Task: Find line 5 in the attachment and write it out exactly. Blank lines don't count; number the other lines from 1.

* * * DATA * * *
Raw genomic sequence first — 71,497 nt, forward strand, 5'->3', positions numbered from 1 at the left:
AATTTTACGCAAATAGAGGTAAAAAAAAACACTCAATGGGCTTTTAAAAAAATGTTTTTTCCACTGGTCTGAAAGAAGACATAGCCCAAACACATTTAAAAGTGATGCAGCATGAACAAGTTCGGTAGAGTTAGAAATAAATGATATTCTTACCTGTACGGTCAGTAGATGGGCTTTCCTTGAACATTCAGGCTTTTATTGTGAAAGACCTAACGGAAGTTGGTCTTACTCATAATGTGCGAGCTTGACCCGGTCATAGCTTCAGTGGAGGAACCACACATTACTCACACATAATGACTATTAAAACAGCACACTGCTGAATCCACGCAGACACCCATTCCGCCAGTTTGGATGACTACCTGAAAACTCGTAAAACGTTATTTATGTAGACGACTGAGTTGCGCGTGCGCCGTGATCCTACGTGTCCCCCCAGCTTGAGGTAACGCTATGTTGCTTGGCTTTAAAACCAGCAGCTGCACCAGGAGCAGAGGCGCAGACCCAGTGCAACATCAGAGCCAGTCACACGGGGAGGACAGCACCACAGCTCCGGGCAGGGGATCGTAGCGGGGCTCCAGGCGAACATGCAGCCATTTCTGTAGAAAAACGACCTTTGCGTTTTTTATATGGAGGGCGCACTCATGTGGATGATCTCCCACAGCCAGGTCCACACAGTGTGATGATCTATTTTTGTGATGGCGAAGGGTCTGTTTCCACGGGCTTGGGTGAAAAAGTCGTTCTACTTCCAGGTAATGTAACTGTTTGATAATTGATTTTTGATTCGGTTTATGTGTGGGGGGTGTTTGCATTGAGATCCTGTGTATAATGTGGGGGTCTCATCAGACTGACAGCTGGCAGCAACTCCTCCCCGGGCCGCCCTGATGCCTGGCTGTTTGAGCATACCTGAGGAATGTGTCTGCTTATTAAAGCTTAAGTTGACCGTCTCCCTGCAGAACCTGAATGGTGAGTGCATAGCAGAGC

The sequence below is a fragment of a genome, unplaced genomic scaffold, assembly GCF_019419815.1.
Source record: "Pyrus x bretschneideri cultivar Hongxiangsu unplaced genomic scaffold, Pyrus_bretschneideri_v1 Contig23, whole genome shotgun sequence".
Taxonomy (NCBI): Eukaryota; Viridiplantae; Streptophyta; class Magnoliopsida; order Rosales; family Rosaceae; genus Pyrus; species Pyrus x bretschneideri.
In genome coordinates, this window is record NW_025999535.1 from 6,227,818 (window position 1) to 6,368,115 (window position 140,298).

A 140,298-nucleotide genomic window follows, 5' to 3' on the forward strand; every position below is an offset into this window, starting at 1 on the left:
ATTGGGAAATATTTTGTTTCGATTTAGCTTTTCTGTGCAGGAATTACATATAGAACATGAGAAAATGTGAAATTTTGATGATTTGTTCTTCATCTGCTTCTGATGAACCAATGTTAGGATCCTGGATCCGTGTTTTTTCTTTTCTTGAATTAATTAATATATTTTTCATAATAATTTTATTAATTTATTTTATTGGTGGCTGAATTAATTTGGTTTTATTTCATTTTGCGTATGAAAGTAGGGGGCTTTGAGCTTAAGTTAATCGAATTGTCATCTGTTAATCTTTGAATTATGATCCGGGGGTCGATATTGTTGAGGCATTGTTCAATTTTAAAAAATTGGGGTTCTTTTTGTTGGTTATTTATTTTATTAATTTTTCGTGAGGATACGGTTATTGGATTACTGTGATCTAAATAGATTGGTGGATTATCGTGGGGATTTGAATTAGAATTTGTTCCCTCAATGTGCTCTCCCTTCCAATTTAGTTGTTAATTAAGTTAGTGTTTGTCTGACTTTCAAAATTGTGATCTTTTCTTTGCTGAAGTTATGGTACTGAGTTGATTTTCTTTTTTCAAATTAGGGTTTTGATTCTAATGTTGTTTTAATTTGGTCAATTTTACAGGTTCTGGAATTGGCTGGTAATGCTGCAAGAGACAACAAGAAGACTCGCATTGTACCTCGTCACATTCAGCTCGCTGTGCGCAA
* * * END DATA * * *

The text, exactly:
Taxonomy (NCBI): Eukaryota; Viridiplantae; Streptophyta; class Magnoliopsida; order Rosales; family Rosaceae; genus Pyrus; species Pyrus x bretschneideri.